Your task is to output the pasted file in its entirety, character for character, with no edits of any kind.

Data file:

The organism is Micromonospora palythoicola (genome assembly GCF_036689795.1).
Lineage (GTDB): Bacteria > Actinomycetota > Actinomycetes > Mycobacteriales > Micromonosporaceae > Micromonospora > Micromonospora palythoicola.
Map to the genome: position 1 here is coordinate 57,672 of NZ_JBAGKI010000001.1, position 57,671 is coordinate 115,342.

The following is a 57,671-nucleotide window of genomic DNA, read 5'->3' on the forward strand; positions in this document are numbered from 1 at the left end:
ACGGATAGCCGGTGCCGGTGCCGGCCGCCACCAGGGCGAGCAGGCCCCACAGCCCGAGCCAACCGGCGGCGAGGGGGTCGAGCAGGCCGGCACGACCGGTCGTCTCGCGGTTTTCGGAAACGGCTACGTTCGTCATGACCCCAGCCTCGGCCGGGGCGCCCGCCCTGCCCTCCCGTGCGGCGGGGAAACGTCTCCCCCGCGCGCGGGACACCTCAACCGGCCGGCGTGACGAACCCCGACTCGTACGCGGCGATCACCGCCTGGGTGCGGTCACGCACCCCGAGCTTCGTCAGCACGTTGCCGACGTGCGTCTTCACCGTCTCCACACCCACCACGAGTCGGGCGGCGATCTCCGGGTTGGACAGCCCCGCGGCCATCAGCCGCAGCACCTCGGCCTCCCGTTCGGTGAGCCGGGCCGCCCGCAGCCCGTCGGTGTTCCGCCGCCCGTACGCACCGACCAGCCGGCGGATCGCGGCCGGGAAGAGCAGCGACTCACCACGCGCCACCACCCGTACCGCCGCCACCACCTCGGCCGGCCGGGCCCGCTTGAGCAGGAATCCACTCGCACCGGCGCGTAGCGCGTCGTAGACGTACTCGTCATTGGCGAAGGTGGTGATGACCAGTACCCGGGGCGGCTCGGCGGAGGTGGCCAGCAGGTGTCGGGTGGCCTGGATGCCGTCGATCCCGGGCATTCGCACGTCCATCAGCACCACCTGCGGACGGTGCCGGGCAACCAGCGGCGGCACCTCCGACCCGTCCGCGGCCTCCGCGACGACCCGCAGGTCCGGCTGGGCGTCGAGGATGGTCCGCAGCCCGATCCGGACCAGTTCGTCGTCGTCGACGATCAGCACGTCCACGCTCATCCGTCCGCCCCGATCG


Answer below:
The organism is Micromonospora palythoicola (genome assembly GCF_036689795.1).
Lineage (GTDB): Bacteria > Actinomycetota > Actinomycetes > Mycobacteriales > Micromonosporaceae > Micromonospora > Micromonospora palythoicola.
Map to the genome: position 1 here is coordinate 57,672 of NZ_JBAGKI010000001.1, position 57,671 is coordinate 115,342.

The following is a 57,671-nucleotide window of genomic DNA, read 5'->3' on the forward strand; positions in this document are numbered from 1 at the left end:
ACGGATAGCCGGTGCCGGTGCCGGCCGCCACCAGGGCGAGCAGGCCCCACAGCCCGAGCCAACCGGCGGCGAGGGGGTCGAGCAGGCCGGCACGACCGGTCGTCTCGCGGTTTTCGGAAACGGCTACGTTCGTCATGACCCCAGCCTCGGCCGGGGCGCCCGCCCTGCCCTCCCGTGCGGCGGGGAAACGTCTCCCCCGCGCGCGGGACACCTCAACCGGCCGGCGTGACGAACCCCGACTCGTACGCGGCGATCACCGCCTGGGTGCGGTCACGCACCCCGAGCTTCGTCAGCACGTTGCCGACGTGCGTCTTCACCGTCTCCACACCCACCACGAGTCGGGCGGCGATCTCCGGGTTGGACAGCCCCGCGGCCATCAGCCGCAGCACCTCGGCCTCCCGTTCGGTGAGCCGGGCCGCCCGCAGCCCGTCGGTGTTCCGCCGCCCGTACGCACCGACCAGCCGGCGGATCGCGGCCGGGAAGAGCAGCGACTCACCACGCGCCACCACCCGTACCGCCGCCACCACCTCGGCCGGCCGGGCCCGCTTGAGCAGGAATCCACTCGCACCGGCGCGTAGCGCGTCGTAGACGTACTCGTCATTGGCGAAGGTGGTGATGACCAGTACCCGGGGCGGCTCGGCGGAGGTGGCCAGCAGGTGTCGGGTGGCCTGGATGCCGTCGATCCCGGGCATTCGCACGTCCATCAGCACCACCTGCGGACGGTGCCGGGCAACCAGCGGCGGCACCTCCGACCCGTCCGCGGCCTCCGCGACGACCCGCAGGTCCGGCTGGGCGTCGAGGATGGTCCGCAGCCCGATCCGGACCAGTTCGTCGTCGTCGACGATCAGCACGTCCACGCTCATCCGTCCGCCCCGATCG